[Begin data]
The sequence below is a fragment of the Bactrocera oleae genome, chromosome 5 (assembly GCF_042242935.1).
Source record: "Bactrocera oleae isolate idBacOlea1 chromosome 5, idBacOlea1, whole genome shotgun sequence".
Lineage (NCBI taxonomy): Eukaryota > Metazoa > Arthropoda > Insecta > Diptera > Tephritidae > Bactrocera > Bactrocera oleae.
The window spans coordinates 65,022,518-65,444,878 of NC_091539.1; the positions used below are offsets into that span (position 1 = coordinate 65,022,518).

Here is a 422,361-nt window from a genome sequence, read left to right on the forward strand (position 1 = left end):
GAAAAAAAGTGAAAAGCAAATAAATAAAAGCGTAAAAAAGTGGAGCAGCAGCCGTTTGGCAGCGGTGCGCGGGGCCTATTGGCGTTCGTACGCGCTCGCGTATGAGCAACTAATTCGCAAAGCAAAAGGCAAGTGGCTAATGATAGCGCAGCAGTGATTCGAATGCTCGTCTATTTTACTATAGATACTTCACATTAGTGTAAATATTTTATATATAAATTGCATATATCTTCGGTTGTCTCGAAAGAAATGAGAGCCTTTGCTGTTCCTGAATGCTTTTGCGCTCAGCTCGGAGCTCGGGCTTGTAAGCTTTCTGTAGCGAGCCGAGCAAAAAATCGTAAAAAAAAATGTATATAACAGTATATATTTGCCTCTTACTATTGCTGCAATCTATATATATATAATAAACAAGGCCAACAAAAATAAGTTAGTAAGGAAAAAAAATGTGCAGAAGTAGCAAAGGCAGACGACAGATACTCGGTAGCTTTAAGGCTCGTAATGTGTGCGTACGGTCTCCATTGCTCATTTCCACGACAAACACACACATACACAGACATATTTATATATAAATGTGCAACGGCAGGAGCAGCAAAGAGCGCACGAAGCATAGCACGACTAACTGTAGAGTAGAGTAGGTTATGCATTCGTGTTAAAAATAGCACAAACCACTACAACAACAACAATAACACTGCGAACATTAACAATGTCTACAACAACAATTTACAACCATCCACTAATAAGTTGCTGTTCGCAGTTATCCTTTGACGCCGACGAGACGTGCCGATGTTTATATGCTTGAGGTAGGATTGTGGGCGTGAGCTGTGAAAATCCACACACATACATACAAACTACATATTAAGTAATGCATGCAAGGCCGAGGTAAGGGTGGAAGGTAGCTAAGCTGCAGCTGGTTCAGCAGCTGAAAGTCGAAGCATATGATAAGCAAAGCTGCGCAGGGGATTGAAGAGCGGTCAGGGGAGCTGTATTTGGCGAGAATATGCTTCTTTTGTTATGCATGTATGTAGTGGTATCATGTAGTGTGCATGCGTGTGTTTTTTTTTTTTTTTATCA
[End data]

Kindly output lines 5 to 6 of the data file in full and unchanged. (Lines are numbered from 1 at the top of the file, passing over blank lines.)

Here is a 422,361-nt window from a genome sequence, read left to right on the forward strand (position 1 = left end):
GAAAAAAAGTGAAAAGCAAATAAATAAAAGCGTAAAAAAGTGGAGCAGCAGCCGTTTGGCAGCGGTGCGCGGGGCCTATTGGCGTTCGTACGCGCTCGCGTATGAGCAACTAATTCGCAAAGCAAAAGGCAAGTGGCTAATGATAGCGCAGCAGTGATTCGAATGCTCGTCTATTTTACTATAGATACTTCACATTAGTGTAAATATTTTATATATAAATTGCATATATCTTCGGTTGTCTCGAAAGAAATGAGAGCCTTTGCTGTTCCTGAATGCTTTTGCGCTCAGCTCGGAGCTCGGGCTTGTAAGCTTTCTGTAGCGAGCCGAGCAAAAAATCGTAAAAAAAAATGTATATAACAGTATATATTTGCCTCTTACTATTGCTGCAATCTATATATATATAATAAACAAGGCCAACAAAAATAAGTTAGTAAGGAAAAAAAATGTGCAGAAGTAGCAAAGGCAGACGACAGATACTCGGTAGCTTTAAGGCTCGTAATGTGTGCGTACGGTCTCCATTGCTCATTTCCACGACAAACACACACATACACAGACATATTTATATATAAATGTGCAACGGCAGGAGCAGCAAAGAGCGCACGAAGCATAGCACGACTAACTGTAGAGTAGAGTAGGTTATGCATTCGTGTTAAAAATAGCACAAACCACTACAACAACAACAATAACACTGCGAACATTAACAATGTCTACAACAACAATTTACAACCATCCACTAATAAGTTGCTGTTCGCAGTTATCCTTTGACGCCGACGAGACGTGCCGATGTTTATATGCTTGAGGTAGGATTGTGGGCGTGAGCTGTGAAAATCCACACACATACATACAAACTACATATTAAGTAATGCATGCAAGGCCGAGGTAAGGGTGGAAGGTAGCTAAGCTGCAGCTGGTTCAGCAGCTGAAAGTCGAAGCATATGATAAGCAAAGCTGCGCAGGGGATTGAAGAGCGGTCAGGGGAGCTGTATTTGGCGAGAATATGCTTCTTTTGTTATGCATGTATGTAGTGGTATCATGTAGTGTGCATGCGTGTGTTTTTTTTTTTTTTTATCA